The versions of Powell’s life examined in this chapter contain two overarching features ethnographers claim are means by which immigrant blacks work to accrue “good” black status. First, their emphasis on Powell as the son of industrious Jamaican immigrants comports with the common practice ethnographers locate among second-generation black immigrants of consciously telegraphing their ethnic heritage as a means of “filtering” themselves for the dominant culture so that they can ward off downward social mobility still linked to a black racial identity in the United States. The inclusion of ancestry in life stories by political hopefuls is not in itself remarkable, but the Powell stories so conspicuously emphasize his distinctive black heritage that they suggest a peculiarly potent symbiotic relationship between its utility both for Powell the “candidate” and for the dominant culture. Second, Powell’s “superior” black narrative endorsed and enacted the strategy of racial “exiting” rather than of “voice” to effect social entry or, to use Steele’s terms, the strategies of “bargaining” for white racial innocence rather that “challenging” it. Many American blacks have long gravitated toward collective political “voice” to redress racial inequities, but some immigrant blacks—particularly those with strong ethnic identities—have favored individual strategies for mobility designed to elude the stigma of stereotypical “inferior” blackness. Steele contends that because whites yearn for a clear racial conscience, the most accepted and, therefore, successful blacks are not racial “challengers” but racial “bargainers,” those blacks willing to grant “white society its innocence in exchange for entry into mainstream” by saying, in effect, “I already believe you are innocent (good, fair-minded) and have faith that you will prove it”; black challengers, by contrast, annoy by confronting white society with the goad, “If you are innocent, then prove it,” thereby holding white innocence captive until some ransom is paid. Thus, racial bargaining accommodates “exit” symbiotically: individual blacks escape the taints of blackness while members of the dominant culture escape the taints of racism.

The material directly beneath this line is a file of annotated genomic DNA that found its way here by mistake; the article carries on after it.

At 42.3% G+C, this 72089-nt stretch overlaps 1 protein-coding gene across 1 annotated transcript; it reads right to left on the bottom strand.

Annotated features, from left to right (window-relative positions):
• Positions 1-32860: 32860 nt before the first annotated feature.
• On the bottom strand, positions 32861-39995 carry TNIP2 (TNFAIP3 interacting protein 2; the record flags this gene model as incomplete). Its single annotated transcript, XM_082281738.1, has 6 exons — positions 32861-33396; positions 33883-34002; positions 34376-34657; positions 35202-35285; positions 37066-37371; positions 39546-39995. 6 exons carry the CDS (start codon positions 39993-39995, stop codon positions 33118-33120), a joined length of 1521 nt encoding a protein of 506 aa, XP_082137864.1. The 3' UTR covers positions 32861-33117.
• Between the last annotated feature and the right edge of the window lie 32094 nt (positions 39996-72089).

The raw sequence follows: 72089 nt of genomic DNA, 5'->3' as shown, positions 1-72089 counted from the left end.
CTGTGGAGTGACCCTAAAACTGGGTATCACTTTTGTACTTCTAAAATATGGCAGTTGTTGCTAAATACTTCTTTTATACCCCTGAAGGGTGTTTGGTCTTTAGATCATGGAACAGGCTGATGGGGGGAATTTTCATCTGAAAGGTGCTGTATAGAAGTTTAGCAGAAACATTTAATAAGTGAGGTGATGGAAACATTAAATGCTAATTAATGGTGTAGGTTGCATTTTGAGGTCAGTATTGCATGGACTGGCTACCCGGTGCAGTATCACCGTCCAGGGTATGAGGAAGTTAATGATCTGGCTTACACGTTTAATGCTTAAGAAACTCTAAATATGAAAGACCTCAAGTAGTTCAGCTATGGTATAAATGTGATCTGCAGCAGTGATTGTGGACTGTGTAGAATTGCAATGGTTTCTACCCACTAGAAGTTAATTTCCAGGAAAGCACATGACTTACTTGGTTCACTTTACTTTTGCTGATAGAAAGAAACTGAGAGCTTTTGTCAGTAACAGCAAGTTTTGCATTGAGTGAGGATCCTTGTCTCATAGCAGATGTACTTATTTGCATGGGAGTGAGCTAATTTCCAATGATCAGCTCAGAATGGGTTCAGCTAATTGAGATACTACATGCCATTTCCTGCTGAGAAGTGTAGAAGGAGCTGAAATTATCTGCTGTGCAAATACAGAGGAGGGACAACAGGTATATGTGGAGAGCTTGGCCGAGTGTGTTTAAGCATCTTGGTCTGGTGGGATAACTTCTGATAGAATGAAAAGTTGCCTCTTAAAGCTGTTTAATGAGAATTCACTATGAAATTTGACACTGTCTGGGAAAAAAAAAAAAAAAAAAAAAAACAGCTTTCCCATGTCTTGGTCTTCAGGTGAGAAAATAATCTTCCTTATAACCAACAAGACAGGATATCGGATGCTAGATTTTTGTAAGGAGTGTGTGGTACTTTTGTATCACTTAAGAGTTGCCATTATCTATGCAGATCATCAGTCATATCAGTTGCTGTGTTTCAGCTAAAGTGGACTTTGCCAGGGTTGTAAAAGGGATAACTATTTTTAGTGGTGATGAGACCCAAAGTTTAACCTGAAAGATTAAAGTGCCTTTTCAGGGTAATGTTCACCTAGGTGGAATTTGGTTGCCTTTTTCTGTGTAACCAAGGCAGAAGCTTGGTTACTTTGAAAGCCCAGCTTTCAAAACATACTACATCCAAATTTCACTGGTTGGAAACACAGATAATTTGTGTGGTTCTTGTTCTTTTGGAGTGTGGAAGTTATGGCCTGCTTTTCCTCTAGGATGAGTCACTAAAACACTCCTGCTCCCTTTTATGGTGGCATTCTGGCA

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Copyright © 2006 South Carolina University Press. This book chapter first appeared in The Rhetorics of Display.

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